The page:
That’s why rather than simply allowing my own diagnosis to polarise dogmatically around one exclusivist position or scenario, I’ve tried to show that a more meaningful and powerful response involves constructive and critical engagement with multiple opposing positions.

This journalistic methodology for open inquiry is what we’re co-developing at INSURGE and EXILE, who I’m working with to build the next generation media platform that can underpin a more inclusive, generative and empowering information architecture for people and planet.

In service to that goal, in my Failing States, Collapsing Systems book, I outline two potential scenarios as follows:

1. The lower resource quality (EROI) of the global energy system may act as a fundamental geophysical ceiling on the capacity of the economy to grow. It may act as an invisible brake on growth in demand, potentially meaning that fossil fuel prices would remain at chronically low levels endangering the profitability of the fossil fuel industries. This would lead to an acceleration of the demise of the fossil fuel industries, which would in itself raise the question of debt-defaults across the industries feeding back into the financial system. Endangered hydrocarbon energy production would feed back into the global system as a further lowering of resource quality, manifesting in a protracted and self-reinforcing recessionary economic process. This would escalate vulnerability to water, food and energy crises and hugely strain the capacity of European and American states to deliver goods and services to their own populations.
2. Scarcity of net exports on the world market may manifest in a resurgence of oil prices. This may return some sectors of ailing fossil fuel industries to a modicum of profitability. However, previous slashing of investments and cutbacks in exploration — much of which has already taken place — will mean that only the most powerful sections of the industry would be able to capitalize on this, meaning that production is unlikely to be able to return to previously high levels. Price spikes would trigger economic recession, causing a drop in demand, while lower production levels would exacerbate the economy’s inability to grow substantially, if at all. In effect, the global economy would likely still experience a self-reinforcing recessionary economic process.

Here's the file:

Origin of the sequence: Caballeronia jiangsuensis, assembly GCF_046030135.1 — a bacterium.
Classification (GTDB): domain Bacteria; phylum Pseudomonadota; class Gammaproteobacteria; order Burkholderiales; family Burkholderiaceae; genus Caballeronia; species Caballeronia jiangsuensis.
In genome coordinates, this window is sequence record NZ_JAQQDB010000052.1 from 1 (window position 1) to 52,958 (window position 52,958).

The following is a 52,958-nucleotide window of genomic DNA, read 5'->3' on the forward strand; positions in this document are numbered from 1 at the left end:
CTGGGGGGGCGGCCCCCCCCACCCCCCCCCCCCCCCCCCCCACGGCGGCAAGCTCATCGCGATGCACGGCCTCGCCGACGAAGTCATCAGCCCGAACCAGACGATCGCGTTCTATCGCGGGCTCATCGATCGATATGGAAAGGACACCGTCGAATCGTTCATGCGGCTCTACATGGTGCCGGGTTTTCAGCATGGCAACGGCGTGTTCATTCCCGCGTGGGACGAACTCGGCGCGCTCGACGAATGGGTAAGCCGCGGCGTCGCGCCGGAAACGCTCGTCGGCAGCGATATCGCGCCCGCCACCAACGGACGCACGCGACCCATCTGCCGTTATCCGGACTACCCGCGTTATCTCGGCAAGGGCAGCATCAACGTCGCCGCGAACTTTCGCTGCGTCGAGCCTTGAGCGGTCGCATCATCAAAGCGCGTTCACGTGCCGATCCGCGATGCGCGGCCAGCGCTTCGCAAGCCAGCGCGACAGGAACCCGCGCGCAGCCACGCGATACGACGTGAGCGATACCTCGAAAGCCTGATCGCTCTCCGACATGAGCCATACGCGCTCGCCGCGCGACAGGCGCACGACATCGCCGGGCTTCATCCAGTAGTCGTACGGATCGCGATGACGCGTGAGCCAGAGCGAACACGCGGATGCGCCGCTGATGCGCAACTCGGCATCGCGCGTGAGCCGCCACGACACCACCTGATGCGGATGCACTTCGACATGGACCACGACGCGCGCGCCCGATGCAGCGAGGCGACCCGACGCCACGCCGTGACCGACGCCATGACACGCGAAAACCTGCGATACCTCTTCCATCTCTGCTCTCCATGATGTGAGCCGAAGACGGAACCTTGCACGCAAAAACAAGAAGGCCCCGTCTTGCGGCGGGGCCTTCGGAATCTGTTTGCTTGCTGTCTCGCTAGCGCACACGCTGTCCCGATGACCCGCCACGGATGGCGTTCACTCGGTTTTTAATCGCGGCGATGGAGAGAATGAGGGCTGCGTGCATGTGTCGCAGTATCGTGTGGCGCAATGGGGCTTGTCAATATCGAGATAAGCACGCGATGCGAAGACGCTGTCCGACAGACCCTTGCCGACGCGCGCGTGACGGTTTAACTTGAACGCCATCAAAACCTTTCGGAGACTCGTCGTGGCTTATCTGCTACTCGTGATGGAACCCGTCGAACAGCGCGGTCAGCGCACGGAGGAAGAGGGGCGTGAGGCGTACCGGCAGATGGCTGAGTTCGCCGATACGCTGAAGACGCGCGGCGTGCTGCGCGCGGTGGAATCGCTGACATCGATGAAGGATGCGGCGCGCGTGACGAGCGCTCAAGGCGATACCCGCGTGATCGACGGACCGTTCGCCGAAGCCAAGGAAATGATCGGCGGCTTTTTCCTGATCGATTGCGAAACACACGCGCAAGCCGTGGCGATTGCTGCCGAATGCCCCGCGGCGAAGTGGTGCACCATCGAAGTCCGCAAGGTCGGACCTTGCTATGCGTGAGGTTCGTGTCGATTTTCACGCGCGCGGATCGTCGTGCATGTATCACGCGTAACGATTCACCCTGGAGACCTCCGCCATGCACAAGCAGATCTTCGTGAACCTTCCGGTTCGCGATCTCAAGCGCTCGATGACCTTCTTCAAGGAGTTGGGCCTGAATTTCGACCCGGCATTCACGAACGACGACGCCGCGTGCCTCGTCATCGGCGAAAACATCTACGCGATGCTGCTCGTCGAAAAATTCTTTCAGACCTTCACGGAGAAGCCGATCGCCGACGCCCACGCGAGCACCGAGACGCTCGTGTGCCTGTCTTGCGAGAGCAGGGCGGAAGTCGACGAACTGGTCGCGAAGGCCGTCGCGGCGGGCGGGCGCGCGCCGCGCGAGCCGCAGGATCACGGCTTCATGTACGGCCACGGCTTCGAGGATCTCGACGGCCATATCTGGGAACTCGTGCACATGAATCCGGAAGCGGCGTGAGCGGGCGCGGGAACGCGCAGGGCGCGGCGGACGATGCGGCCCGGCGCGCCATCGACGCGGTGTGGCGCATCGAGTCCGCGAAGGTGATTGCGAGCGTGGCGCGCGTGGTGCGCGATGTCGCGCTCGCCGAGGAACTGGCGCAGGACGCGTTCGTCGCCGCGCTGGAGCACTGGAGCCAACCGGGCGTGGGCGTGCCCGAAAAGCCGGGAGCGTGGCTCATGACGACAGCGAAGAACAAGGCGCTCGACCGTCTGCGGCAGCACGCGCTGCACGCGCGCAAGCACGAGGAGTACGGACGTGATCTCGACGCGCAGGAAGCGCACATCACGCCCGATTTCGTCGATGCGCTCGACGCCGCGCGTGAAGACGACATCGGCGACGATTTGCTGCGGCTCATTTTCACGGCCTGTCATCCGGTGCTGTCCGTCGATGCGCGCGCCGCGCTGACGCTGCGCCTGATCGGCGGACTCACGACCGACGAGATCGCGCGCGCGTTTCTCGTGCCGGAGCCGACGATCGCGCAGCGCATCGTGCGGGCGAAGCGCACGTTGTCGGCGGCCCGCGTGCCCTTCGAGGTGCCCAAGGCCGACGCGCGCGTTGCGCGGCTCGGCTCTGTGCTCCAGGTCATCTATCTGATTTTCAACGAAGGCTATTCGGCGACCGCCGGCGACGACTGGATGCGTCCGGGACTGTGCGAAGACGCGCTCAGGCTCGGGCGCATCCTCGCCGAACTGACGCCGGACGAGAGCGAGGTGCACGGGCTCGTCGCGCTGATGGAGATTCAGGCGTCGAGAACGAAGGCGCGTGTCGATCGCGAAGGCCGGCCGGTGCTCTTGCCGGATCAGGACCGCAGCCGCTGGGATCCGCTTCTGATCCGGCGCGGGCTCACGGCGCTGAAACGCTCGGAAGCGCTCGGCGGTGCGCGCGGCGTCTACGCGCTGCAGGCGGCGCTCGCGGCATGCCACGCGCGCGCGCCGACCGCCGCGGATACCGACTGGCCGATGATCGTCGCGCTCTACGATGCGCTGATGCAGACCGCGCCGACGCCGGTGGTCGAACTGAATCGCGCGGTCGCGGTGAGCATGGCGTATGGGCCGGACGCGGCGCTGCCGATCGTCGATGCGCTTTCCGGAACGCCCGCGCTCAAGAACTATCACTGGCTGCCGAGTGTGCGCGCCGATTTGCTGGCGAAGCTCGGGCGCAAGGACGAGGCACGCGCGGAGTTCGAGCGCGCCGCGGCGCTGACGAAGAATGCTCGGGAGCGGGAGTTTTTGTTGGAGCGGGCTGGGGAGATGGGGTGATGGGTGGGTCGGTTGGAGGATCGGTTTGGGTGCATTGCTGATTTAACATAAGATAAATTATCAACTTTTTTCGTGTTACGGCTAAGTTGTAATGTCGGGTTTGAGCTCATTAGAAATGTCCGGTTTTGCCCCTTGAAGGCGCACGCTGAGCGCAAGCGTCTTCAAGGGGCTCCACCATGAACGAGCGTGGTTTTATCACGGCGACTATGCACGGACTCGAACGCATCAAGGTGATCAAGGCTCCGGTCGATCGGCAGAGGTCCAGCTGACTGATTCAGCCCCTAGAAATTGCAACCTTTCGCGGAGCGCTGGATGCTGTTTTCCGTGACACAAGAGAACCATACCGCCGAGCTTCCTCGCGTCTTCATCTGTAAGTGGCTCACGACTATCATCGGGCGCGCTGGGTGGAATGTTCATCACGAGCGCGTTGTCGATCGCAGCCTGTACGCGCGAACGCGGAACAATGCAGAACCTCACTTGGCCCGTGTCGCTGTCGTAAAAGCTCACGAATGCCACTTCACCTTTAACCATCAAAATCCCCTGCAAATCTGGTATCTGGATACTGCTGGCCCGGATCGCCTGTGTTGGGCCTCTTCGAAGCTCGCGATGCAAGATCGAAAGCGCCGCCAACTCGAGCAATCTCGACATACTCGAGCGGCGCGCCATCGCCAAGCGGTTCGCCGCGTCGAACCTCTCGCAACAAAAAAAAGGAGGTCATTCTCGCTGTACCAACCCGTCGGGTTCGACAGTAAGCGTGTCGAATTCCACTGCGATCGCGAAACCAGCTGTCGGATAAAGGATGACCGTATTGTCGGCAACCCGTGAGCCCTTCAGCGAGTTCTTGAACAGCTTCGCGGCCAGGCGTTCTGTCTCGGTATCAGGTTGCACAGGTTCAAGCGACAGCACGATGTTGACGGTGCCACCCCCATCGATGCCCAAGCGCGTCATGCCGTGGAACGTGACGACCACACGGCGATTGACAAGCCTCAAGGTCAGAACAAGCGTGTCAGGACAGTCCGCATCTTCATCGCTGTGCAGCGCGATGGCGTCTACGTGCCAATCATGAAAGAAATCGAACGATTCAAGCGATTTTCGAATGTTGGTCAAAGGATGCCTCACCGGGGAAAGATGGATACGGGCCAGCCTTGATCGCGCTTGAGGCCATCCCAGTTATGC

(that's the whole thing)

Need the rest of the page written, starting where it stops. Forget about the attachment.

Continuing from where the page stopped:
In scenario 1, oil prices stay relatively low.

In scenario 2, oil prices go high.

We don’t know enough about the system dynamics of our present configuration to pinpoint for sure which scenario is more likely — the relevant scientific and industry literature is conflicted on it, as the BP and HSBC reports demonstrate.

However, axiomatically, the preceding investigation allows us to deduce that neither scenario suggests the possibility of escaping the current threshold of systemic crisis on a business-as-usual trajectory.

It’s precisely in this exploration of two possible, counterposed scenarios that we are able to envisage the possibility, if not the necessity, 0f acting in a way that opens an alternative path to business-as-usual.

Both scenarios suggest that the incumbent fossil fuel industries will face serious and ultimately fatal disruption in coming decades, no matter which way oil prices go.

Both scenarios suggest that global economic growth is being increasingly biophysically constrained by global net energy decline premised on continued fossil fuel dependence.

Both scenarios suggest that the United States and Europe face increasingly unstable geopolitical futures, and escalating challenges to their internal territorial integrity driven by a rise in short-sighted ‘Otherization’, without a fundamental change of course.

Both scenarios, therefore, suggest that in order to overcome our present threshold of crisis, a new adaptive, transformative systemic response is urgently required.

The first precondition for the success of this ‘phase-shift’ to a new adaptive systemic configuration is that the components of the system wake up to what is happening and why — in a truly holistic and systemic sense.

The present moment, while at once signalling our approach toward the pinnacle of the crisis threshold, simultaneously signals the unprecedented opportunity for a wide range of groups across left and right, conservative and liberal, to become truly awake to the systemic nature of the crisis.

Dr. Nafeez Mosaddeq Ahmed’s new book, Failing States, Collapsing Systems: BioPhysical Triggers of Political Violence (Springer, 2017) is a scientific study of how climate, energy, food and economic crises are driving state failures around the world.

Nafeez is a Visiting Research Fellow at the Global Sustainability Institute at Anglia Ruskin University’s Faculty of Science and Technology. He is also an award-winning 15-year investigative journalist and creator of INSURGE intelligence, a crowdfunded public interest investigative journalism project.